Having grown up in a rural West Virginian middle-and-high school educational curriculum, it’s safe to say that I spent a fair share of my historical studies on the great men and battles of the American Civil War. Not to mention comparatively, criminally little time on astronomical studies, because lololol.
So when an article crops up in my feed claiming that the astronomer who explained Paul Revere’s cloak of invisibility has solved another pre-industrial mystery – in particular, that of Confederate General Thomas “Stonewall” Jackson’s perplexing and unfathomably timely death – my eyebrows tend to perk up.
The short version of the lead-up to Jackson’s death is thus: Stonewall was one of the most infamous and revered strategists of the Confederate Army (second in fame and rank only to General Robert E. Lee), having garnered his now differently evocative nickname for bolstering his high-morale soldiers with the will to stand against advancing enemy combatants “like a stone wall.” That instilled fervor caught up with him in a big way on May 2, 1863 during the Battle of Chancellorsville (depicted in the image above, with minor restorative work applied). Jackson had just won a major victory, crushing a Union force over twice the Condeferate corps’ size, but he had the audacity to have his troops continue their signature flank attack well into the dark of the night.
This, as astronomer Don Olson of Texas State University and Texas State Historical Association writer Laurie E. Jasinski report in this month’s Sky & Telescope, would prove his undoing, and possibly the undoing of the entire Confederacy.
The story goes that Confederate Major John Barry ordered his troops to fire upon Jackson’s on-coming party, having mistaken them for advancing Union soldiers. According to Olson’s astronomical calculations utilizing modern equipement combined with Confederate almanacs, the moon is likely the culprit for this profound mishap. As you can see in the diagram on the left depicting the moon’s light-path in relation to the topographical differences in Jackson’s party and the 18th North Carolina regiment, “it quickly became obvious” to Olson “how Stonewall Jackson would have been seen as a dark silhouette.”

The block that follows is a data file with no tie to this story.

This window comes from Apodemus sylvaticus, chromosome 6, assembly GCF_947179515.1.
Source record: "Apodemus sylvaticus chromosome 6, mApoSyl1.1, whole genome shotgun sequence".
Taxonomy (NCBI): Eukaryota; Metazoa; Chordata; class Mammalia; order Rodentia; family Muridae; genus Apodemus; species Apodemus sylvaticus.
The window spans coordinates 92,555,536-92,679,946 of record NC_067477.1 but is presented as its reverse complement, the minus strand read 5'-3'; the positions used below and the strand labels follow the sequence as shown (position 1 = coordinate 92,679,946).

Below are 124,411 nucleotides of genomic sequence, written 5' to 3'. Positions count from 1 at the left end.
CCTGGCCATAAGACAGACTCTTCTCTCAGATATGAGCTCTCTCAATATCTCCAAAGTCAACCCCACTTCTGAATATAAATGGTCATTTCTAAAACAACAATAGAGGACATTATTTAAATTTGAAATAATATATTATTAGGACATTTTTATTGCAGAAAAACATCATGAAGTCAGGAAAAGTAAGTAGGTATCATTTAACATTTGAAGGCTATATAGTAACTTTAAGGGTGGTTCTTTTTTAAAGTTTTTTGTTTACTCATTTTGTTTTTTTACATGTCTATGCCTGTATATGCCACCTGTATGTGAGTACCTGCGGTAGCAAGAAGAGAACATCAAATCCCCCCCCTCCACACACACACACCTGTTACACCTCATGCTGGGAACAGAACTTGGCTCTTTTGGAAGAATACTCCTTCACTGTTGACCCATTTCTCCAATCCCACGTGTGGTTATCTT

Jackson was shot in the right wrist and left arm, the later of which having to be amputated, but for not: He died of complications with pneumonia 8 days later, and with the death of a veritable walking-legend died much of the Confederacy’s resolve and tactical advantage.
While discovering that “uhhhhhh maybe Stonewall looked…dark?” might not initially seem like a landmark achievement of celestial detective work, it’s remarkable that we’re able to verify the reasons behind what would ultimately be one of the single most influential mistakes in American history one hundred and fifty years after the fact. If nothing else, this shows how the study of extraterrestrial history can benefit the study of human history.
And really, let’s consider what America might look like today had the moon not been shining in the way that it did on that night: Jackson’s absence was a wrenching wound in the South among both the civilian and military population, with General Lee famously comparing his death to “losing my right arm.” That would prove more literal than the general likely intended: If Jackson had lived just 2 months longer, he would have been a monstrously advantageous asset at the Battle of Gettysburg, the clash that would turn the war in the Union’s favor. The subject of Jackson’s stayed potential at Gettysburg is one of Civil War history’s most notoriously valid and storied postulations.
So uh, thanks Team Moon / Barry! We’re very much enjoying the slavery-free shin-dig we got goin’ on.